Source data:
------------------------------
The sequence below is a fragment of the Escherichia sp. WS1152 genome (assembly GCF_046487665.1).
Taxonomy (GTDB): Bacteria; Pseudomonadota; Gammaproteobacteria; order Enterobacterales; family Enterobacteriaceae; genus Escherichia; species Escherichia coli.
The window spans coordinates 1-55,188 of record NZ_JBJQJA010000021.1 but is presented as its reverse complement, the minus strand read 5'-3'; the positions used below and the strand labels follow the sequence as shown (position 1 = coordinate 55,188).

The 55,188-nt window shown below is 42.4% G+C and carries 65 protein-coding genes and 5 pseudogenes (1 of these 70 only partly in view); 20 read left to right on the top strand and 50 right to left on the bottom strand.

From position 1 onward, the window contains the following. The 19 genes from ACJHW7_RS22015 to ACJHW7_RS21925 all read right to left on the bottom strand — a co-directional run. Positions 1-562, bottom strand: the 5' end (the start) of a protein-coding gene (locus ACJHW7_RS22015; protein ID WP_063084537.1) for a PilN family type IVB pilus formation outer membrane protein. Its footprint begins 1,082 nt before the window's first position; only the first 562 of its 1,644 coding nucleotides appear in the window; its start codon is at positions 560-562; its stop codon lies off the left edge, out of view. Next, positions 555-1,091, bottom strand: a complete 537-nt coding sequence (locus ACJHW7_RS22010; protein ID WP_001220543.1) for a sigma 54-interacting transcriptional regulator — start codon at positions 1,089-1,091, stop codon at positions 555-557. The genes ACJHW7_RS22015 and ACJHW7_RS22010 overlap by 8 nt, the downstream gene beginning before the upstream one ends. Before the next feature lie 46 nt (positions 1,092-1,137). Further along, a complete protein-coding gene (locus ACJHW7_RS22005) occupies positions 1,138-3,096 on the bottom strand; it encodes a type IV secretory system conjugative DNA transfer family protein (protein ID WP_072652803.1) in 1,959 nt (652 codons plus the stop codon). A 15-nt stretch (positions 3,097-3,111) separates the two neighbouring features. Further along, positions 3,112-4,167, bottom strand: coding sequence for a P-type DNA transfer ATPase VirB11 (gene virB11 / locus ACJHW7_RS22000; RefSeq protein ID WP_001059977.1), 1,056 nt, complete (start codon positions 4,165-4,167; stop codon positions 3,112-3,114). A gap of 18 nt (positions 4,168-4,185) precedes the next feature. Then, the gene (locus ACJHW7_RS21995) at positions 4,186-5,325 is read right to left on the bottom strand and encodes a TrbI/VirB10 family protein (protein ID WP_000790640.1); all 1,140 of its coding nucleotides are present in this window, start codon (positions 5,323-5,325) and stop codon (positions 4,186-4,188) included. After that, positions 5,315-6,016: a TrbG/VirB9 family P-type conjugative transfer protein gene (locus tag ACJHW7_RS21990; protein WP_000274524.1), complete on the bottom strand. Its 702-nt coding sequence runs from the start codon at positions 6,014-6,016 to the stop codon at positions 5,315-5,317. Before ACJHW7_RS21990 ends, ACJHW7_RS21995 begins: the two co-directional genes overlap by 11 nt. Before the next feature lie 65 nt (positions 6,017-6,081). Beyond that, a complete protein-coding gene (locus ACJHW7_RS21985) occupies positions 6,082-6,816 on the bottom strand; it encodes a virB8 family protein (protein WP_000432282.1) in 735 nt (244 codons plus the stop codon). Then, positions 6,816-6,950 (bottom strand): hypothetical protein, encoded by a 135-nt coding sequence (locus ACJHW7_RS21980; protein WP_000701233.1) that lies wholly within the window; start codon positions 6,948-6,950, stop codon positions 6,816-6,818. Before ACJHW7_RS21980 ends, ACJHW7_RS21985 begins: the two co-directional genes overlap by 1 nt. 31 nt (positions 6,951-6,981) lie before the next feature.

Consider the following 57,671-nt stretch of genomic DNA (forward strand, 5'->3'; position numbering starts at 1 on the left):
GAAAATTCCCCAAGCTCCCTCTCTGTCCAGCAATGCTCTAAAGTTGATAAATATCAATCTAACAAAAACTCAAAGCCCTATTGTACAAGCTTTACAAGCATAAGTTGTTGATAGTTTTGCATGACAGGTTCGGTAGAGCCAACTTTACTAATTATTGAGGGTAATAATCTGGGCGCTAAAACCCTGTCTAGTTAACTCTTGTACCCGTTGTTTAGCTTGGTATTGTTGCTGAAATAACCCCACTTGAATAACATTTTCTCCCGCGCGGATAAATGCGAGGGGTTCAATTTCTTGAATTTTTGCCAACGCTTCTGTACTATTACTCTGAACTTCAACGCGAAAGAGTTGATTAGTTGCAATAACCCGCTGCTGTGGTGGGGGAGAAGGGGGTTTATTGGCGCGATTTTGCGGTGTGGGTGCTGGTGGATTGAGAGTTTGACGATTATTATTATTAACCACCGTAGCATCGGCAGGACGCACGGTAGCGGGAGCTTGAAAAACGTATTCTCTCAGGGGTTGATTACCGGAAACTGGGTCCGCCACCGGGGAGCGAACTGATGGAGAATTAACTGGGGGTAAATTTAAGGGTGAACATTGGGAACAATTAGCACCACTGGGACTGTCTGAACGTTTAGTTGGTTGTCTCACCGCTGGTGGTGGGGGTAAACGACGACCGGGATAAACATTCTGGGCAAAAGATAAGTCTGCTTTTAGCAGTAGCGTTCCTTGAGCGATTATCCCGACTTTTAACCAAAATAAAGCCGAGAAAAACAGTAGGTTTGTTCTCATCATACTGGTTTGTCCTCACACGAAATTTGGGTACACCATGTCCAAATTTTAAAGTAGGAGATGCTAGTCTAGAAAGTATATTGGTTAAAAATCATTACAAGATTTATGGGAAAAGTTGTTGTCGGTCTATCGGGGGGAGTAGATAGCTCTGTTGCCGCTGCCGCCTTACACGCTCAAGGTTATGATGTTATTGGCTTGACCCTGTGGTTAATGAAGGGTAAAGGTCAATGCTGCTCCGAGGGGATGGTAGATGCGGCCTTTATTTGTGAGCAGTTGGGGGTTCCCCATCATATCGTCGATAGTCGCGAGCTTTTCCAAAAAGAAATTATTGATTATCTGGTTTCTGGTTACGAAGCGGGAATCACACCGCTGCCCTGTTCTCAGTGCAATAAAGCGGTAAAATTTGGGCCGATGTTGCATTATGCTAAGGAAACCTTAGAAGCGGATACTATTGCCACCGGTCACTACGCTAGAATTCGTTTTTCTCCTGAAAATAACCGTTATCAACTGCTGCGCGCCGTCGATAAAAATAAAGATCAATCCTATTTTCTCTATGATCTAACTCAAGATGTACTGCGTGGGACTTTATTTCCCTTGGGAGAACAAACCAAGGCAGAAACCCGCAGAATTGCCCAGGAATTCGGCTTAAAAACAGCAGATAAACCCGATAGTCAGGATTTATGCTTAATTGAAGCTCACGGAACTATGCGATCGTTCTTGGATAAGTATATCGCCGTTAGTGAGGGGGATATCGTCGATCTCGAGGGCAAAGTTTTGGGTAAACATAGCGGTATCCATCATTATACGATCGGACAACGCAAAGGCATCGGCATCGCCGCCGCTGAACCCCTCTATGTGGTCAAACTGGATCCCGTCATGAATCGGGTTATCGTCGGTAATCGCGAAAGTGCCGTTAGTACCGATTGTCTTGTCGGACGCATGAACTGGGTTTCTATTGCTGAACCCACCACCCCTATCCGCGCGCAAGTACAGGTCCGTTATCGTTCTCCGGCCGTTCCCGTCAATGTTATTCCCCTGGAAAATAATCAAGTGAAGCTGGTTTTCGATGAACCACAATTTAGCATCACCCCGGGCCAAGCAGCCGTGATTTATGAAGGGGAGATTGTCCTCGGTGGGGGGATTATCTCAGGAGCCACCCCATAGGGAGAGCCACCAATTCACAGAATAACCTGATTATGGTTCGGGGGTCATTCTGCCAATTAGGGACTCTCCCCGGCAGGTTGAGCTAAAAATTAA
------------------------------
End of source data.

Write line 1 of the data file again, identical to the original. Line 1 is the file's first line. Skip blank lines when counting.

The sequence below is a fragment of the Escherichia sp. WS1152 genome (assembly GCF_046487665.1).